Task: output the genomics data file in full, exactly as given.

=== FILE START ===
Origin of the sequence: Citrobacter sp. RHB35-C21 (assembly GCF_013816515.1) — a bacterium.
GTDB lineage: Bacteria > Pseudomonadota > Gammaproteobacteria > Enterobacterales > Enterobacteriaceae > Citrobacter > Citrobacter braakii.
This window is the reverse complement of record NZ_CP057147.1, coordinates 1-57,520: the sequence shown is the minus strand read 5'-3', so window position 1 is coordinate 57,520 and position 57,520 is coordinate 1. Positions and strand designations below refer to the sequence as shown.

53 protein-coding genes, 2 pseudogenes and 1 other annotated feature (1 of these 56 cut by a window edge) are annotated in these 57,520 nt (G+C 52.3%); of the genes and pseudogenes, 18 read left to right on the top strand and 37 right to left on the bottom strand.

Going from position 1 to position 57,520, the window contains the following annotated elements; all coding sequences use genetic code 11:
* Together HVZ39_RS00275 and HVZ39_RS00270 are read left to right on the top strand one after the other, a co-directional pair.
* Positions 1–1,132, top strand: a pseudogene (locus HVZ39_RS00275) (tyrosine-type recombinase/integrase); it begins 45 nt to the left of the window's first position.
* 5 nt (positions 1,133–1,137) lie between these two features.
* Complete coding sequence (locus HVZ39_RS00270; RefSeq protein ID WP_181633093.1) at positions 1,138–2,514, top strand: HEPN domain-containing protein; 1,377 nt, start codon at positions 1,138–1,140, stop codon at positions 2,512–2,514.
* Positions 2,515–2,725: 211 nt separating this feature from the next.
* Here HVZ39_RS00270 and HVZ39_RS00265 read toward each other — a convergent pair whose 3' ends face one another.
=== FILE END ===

Origin of the sequence: Citrobacter sp. RHB35-C21 (assembly GCF_013816515.1) — a bacterium.
GTDB lineage: Bacteria > Pseudomonadota > Gammaproteobacteria > Enterobacterales > Enterobacteriaceae > Citrobacter > Citrobacter braakii.
This window is the reverse complement of record NZ_CP057147.1, coordinates 1-57,520: the sequence shown is the minus strand read 5'-3', so window position 1 is coordinate 57,520 and position 57,520 is coordinate 1. Positions and strand designations below refer to the sequence as shown.

53 protein-coding genes, 2 pseudogenes and 1 other annotated feature (1 of these 56 cut by a window edge) are annotated in these 57,520 nt (G+C 52.3%); of the genes and pseudogenes, 18 read left to right on the top strand and 37 right to left on the bottom strand.

Going from position 1 to position 57,520, the window contains the following annotated elements; all coding sequences use genetic code 11:
* Together HVZ39_RS00275 and HVZ39_RS00270 are read left to right on the top strand one after the other, a co-directional pair.
* Positions 1–1,132, top strand: a pseudogene (locus HVZ39_RS00275) (tyrosine-type recombinase/integrase); it begins 45 nt to the left of the window's first position.
* 5 nt (positions 1,133–1,137) lie between these two features.
* Complete coding sequence (locus HVZ39_RS00270; RefSeq protein ID WP_181633093.1) at positions 1,138–2,514, top strand: HEPN domain-containing protein; 1,377 nt, start codon at positions 1,138–1,140, stop codon at positions 2,512–2,514.
* Positions 2,515–2,725: 211 nt separating this feature from the next.
* Here HVZ39_RS00270 and HVZ39_RS00265 read toward each other — a convergent pair whose 3' ends face one another.